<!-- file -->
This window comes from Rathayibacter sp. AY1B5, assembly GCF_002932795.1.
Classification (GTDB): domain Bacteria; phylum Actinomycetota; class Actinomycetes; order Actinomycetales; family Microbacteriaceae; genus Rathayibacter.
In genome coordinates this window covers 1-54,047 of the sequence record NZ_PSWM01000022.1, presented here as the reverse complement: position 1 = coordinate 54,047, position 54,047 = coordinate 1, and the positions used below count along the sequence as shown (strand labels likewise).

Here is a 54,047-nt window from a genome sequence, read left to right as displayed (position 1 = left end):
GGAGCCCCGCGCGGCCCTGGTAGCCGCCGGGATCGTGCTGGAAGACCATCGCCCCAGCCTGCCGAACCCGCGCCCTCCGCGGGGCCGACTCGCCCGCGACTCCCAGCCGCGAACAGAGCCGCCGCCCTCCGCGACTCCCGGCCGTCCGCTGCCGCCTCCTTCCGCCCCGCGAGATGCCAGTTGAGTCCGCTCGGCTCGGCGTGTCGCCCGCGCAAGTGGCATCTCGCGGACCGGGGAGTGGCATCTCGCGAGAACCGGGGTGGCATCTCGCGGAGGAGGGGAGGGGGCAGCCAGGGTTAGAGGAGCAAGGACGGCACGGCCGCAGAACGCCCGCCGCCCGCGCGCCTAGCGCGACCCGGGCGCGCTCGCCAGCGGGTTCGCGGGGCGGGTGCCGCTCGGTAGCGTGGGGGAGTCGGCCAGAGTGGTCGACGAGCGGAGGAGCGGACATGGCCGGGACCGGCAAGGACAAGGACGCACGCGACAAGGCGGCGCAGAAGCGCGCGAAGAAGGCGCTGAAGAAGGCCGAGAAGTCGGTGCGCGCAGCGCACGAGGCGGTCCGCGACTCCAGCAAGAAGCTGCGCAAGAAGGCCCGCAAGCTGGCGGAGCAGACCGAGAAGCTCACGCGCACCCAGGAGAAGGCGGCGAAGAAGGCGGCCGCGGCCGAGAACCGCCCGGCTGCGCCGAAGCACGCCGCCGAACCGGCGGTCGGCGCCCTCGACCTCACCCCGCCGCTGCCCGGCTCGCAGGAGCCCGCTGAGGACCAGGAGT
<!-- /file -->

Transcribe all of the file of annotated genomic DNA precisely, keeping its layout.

This window comes from Rathayibacter sp. AY1B5, assembly GCF_002932795.1.
Classification (GTDB): domain Bacteria; phylum Actinomycetota; class Actinomycetes; order Actinomycetales; family Microbacteriaceae; genus Rathayibacter.
In genome coordinates this window covers 1-54,047 of the sequence record NZ_PSWM01000022.1, presented here as the reverse complement: position 1 = coordinate 54,047, position 54,047 = coordinate 1, and the positions used below count along the sequence as shown (strand labels likewise).

Here is a 54,047-nt window from a genome sequence, read left to right as displayed (position 1 = left end):
GGAGCCCCGCGCGGCCCTGGTAGCCGCCGGGATCGTGCTGGAAGACCATCGCCCCAGCCTGCCGAACCCGCGCCCTCCGCGGGGCCGACTCGCCCGCGACTCCCAGCCGCGAACAGAGCCGCCGCCCTCCGCGACTCCCGGCCGTCCGCTGCCGCCTCCTTCCGCCCCGCGAGATGCCAGTTGAGTCCGCTCGGCTCGGCGTGTCGCCCGCGCAAGTGGCATCTCGCGGACCGGGGAGTGGCATCTCGCGAGAACCGGGGTGGCATCTCGCGGAGGAGGGGAGGGGGCAGCCAGGGTTAGAGGAGCAAGGACGGCACGGCCGCAGAACGCCCGCCGCCCGCGCGCCTAGCGCGACCCGGGCGCGCTCGCCAGCGGGTTCGCGGGGCGGGTGCCGCTCGGTAGCGTGGGGGAGTCGGCCAGAGTGGTCGACGAGCGGAGGAGCGGACATGGCCGGGACCGGCAAGGACAAGGACGCACGCGACAAGGCGGCGCAGAAGCGCGCGAAGAAGGCGCTGAAGAAGGCCGAGAAGTCGGTGCGCGCAGCGCACGAGGCGGTCCGCGACTCCAGCAAGAAGCTGCGCAAGAAGGCCCGCAAGCTGGCGGAGCAGACCGAGAAGCTCACGCGCACCCAGGAGAAGGCGGCGAAGAAGGCGGCCGCGGCCGAGAACCGCCCGGCTGCGCCGAAGCACGCCGCCGAACCGGCGGTCGGCGCCCTCGACCTCACCCCGCCGCTGCCCGGCTCGCAGGAGCCCGCTGAGGACCAGGAGT